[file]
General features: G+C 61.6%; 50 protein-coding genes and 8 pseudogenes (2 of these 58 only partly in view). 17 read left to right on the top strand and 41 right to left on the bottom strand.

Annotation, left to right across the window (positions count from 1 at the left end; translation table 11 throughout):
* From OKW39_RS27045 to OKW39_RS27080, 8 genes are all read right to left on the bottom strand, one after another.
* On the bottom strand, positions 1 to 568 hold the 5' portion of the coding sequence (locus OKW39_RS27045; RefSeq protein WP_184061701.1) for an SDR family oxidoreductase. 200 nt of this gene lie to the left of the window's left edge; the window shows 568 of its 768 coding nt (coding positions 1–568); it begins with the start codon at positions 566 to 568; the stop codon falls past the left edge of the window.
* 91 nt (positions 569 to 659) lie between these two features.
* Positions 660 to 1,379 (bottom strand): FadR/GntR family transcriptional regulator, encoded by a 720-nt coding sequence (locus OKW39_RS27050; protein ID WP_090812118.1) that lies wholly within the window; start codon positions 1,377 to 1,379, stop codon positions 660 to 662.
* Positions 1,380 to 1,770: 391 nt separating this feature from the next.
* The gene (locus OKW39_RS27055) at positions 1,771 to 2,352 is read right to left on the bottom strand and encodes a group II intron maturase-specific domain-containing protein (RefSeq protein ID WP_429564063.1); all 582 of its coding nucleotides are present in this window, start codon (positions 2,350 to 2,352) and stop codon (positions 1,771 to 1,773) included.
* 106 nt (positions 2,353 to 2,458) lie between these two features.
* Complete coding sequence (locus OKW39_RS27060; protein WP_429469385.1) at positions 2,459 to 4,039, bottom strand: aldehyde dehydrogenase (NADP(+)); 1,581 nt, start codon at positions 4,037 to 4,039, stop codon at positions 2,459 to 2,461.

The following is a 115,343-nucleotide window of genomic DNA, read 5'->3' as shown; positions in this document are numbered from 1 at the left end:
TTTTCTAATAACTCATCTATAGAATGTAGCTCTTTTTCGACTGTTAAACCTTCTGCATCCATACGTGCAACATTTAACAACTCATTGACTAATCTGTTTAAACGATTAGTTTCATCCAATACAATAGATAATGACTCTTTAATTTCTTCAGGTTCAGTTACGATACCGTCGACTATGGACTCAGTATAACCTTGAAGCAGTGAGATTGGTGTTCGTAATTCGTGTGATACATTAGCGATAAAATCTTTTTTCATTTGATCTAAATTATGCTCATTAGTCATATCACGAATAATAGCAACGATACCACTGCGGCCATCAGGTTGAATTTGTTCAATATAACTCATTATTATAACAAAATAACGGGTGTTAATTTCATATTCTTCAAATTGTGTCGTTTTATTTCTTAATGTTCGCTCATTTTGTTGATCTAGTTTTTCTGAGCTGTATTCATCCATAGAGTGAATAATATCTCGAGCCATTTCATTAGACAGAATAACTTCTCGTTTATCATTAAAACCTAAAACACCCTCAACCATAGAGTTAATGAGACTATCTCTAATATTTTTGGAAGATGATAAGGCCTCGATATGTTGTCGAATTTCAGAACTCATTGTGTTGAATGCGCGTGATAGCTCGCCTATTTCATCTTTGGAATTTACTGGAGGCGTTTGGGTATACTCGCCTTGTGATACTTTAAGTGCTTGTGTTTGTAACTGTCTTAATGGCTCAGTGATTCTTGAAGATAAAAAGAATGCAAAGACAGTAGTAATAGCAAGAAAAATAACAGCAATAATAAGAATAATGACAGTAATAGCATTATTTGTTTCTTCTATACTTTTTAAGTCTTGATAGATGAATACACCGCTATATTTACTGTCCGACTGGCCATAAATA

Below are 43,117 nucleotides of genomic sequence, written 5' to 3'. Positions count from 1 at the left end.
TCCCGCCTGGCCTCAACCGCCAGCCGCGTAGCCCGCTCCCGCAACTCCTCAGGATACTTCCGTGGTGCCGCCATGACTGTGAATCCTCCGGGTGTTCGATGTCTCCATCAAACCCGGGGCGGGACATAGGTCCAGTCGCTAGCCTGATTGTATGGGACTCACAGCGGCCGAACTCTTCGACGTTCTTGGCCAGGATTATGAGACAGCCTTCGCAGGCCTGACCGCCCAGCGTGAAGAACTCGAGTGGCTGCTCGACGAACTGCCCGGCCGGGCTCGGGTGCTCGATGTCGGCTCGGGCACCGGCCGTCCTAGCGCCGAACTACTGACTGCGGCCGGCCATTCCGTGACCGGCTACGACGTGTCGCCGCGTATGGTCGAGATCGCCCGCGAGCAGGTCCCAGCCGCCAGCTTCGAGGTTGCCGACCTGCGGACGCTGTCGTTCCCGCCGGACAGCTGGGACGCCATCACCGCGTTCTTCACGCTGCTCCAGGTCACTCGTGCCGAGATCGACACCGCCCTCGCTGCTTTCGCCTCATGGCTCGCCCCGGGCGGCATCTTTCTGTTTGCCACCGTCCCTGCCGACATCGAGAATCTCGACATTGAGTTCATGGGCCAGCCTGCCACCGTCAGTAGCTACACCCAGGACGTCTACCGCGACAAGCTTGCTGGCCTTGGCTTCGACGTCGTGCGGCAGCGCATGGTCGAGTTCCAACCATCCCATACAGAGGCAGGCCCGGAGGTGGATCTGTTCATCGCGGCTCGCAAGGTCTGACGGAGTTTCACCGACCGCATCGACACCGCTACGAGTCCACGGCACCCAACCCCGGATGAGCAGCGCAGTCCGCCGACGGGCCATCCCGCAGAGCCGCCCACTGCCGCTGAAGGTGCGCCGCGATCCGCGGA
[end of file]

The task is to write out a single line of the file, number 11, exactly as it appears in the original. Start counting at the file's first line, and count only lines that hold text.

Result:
The following is a 115,343-nucleotide window of genomic DNA, read 5'->3' as shown; positions in this document are numbered from 1 at the left end: